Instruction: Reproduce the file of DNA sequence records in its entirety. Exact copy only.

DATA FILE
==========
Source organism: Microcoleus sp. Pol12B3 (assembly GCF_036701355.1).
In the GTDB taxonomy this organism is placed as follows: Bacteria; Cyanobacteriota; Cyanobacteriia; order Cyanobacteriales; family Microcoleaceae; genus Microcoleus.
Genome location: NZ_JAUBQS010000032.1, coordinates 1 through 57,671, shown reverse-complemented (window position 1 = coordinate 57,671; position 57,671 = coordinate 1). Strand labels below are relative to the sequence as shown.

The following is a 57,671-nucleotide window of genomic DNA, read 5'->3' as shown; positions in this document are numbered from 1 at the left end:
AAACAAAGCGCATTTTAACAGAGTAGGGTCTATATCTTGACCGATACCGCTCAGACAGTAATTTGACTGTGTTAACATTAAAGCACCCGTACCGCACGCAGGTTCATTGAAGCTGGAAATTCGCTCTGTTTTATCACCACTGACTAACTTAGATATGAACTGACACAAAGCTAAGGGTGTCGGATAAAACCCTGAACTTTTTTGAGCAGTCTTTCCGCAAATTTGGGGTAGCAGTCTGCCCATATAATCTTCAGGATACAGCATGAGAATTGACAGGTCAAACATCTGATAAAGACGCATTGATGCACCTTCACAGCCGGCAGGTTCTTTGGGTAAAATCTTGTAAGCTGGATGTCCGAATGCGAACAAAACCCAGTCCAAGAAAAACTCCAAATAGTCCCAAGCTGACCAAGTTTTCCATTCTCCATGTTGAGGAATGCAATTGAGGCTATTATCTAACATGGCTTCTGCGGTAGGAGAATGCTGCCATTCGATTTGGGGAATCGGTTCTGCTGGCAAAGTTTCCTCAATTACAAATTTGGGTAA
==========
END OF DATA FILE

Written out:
Source organism: Microcoleus sp. Pol12B3 (assembly GCF_036701355.1).
In the GTDB taxonomy this organism is placed as follows: Bacteria; Cyanobacteriota; Cyanobacteriia; order Cyanobacteriales; family Microcoleaceae; genus Microcoleus.
Genome location: NZ_JAUBQS010000032.1, coordinates 1 through 57,671, shown reverse-complemented (window position 1 = coordinate 57,671; position 57,671 = coordinate 1). Strand labels below are relative to the sequence as shown.

The following is a 57,671-nucleotide window of genomic DNA, read 5'->3' as shown; positions in this document are numbered from 1 at the left end:
AAACAAAGCGCATTTTAACAGAGTAGGGTCTATATCTTGACCGATACCGCTCAGACAGTAATTTGACTGTGTTAACATTAAAGCACCCGTACCGCACGCAGGTTCATTGAAGCTGGAAATTCGCTCTGTTTTATCACCACTGACTAACTTAGATATGAACTGACACAAAGCTAAGGGTGTCGGATAAAACCCTGAACTTTTTTGAGCAGTCTTTCCGCAAATTTGGGGTAGCAGTCTGCCCATATAATCTTCAGGATACAGCATGAGAATTGACAGGTCAAACATCTGATAAAGACGCATTGATGCACCTTCACAGCCGGCAGGTTCTTTGGGTAAAATCTTGTAAGCTGGATGTCCGAATGCGAACAAAACCCAGTCCAAGAAAAACTCCAAATAGTCCCAAGCTGACCAAGTTTTCCATTCTCCATGTTGAGGAATGCAATTGAGGCTATTATCTAACATGGCTTCTGCGGTAGGAGAATGCTGCCATTCGATTTGGGGAATCGGTTCTGCTGGCAAAGTTTCCTCAATTACAAATTTGGGTAA